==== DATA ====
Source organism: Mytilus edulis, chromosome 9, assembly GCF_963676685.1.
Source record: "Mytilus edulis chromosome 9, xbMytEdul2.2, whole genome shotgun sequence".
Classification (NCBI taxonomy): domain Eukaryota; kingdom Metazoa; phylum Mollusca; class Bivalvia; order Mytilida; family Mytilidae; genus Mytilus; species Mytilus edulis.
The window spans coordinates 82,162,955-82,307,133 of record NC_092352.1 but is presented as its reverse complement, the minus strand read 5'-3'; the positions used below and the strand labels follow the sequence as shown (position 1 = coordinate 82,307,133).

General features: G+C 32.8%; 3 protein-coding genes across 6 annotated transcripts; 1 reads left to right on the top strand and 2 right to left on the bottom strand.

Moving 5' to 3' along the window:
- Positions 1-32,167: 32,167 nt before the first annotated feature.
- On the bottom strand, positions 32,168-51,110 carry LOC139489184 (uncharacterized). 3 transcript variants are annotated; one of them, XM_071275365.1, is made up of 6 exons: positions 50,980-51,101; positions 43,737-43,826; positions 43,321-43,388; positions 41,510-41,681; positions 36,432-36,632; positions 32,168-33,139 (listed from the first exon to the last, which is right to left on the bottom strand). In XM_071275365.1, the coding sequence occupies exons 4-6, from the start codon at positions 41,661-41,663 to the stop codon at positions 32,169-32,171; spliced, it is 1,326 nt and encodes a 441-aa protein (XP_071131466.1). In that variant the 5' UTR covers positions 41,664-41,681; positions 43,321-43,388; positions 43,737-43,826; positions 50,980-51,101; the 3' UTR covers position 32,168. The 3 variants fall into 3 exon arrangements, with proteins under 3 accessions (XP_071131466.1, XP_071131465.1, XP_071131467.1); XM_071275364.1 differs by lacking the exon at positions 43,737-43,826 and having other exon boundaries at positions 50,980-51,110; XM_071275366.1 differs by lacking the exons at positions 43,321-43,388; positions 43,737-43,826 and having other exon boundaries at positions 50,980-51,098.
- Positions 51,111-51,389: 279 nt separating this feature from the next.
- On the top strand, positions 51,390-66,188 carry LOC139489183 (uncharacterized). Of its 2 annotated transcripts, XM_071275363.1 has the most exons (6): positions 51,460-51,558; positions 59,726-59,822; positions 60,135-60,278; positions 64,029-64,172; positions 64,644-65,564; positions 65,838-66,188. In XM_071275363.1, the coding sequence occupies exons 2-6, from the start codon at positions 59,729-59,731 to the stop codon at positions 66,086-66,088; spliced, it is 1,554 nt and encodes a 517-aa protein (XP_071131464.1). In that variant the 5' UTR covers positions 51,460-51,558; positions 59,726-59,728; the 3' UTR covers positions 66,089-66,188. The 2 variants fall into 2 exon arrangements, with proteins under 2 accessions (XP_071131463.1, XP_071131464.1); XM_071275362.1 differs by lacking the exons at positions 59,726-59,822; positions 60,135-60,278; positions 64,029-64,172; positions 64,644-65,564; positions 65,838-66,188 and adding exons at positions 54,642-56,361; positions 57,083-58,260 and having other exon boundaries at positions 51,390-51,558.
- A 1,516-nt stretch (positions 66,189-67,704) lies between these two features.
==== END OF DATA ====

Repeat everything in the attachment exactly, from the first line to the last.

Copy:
Source organism: Mytilus edulis, chromosome 9, assembly GCF_963676685.1.
Source record: "Mytilus edulis chromosome 9, xbMytEdul2.2, whole genome shotgun sequence".
Classification (NCBI taxonomy): domain Eukaryota; kingdom Metazoa; phylum Mollusca; class Bivalvia; order Mytilida; family Mytilidae; genus Mytilus; species Mytilus edulis.
The window spans coordinates 82,162,955-82,307,133 of record NC_092352.1 but is presented as its reverse complement, the minus strand read 5'-3'; the positions used below and the strand labels follow the sequence as shown (position 1 = coordinate 82,307,133).

General features: G+C 32.8%; 3 protein-coding genes across 6 annotated transcripts; 1 reads left to right on the top strand and 2 right to left on the bottom strand.

Moving 5' to 3' along the window:
- Positions 1-32,167: 32,167 nt before the first annotated feature.
- On the bottom strand, positions 32,168-51,110 carry LOC139489184 (uncharacterized). 3 transcript variants are annotated; one of them, XM_071275365.1, is made up of 6 exons: positions 50,980-51,101; positions 43,737-43,826; positions 43,321-43,388; positions 41,510-41,681; positions 36,432-36,632; positions 32,168-33,139 (listed from the first exon to the last, which is right to left on the bottom strand). In XM_071275365.1, the coding sequence occupies exons 4-6, from the start codon at positions 41,661-41,663 to the stop codon at positions 32,169-32,171; spliced, it is 1,326 nt and encodes a 441-aa protein (XP_071131466.1). In that variant the 5' UTR covers positions 41,664-41,681; positions 43,321-43,388; positions 43,737-43,826; positions 50,980-51,101; the 3' UTR covers position 32,168. The 3 variants fall into 3 exon arrangements, with proteins under 3 accessions (XP_071131466.1, XP_071131465.1, XP_071131467.1); XM_071275364.1 differs by lacking the exon at positions 43,737-43,826 and having other exon boundaries at positions 50,980-51,110; XM_071275366.1 differs by lacking the exons at positions 43,321-43,388; positions 43,737-43,826 and having other exon boundaries at positions 50,980-51,098.
- Positions 51,111-51,389: 279 nt separating this feature from the next.
- On the top strand, positions 51,390-66,188 carry LOC139489183 (uncharacterized). Of its 2 annotated transcripts, XM_071275363.1 has the most exons (6): positions 51,460-51,558; positions 59,726-59,822; positions 60,135-60,278; positions 64,029-64,172; positions 64,644-65,564; positions 65,838-66,188. In XM_071275363.1, the coding sequence occupies exons 2-6, from the start codon at positions 59,729-59,731 to the stop codon at positions 66,086-66,088; spliced, it is 1,554 nt and encodes a 517-aa protein (XP_071131464.1). In that variant the 5' UTR covers positions 51,460-51,558; positions 59,726-59,728; the 3' UTR covers positions 66,089-66,188. The 2 variants fall into 2 exon arrangements, with proteins under 2 accessions (XP_071131463.1, XP_071131464.1); XM_071275362.1 differs by lacking the exons at positions 59,726-59,822; positions 60,135-60,278; positions 64,029-64,172; positions 64,644-65,564; positions 65,838-66,188 and adding exons at positions 54,642-56,361; positions 57,083-58,260 and having other exon boundaries at positions 51,390-51,558.
- A 1,516-nt stretch (positions 66,189-67,704) lies between these two features.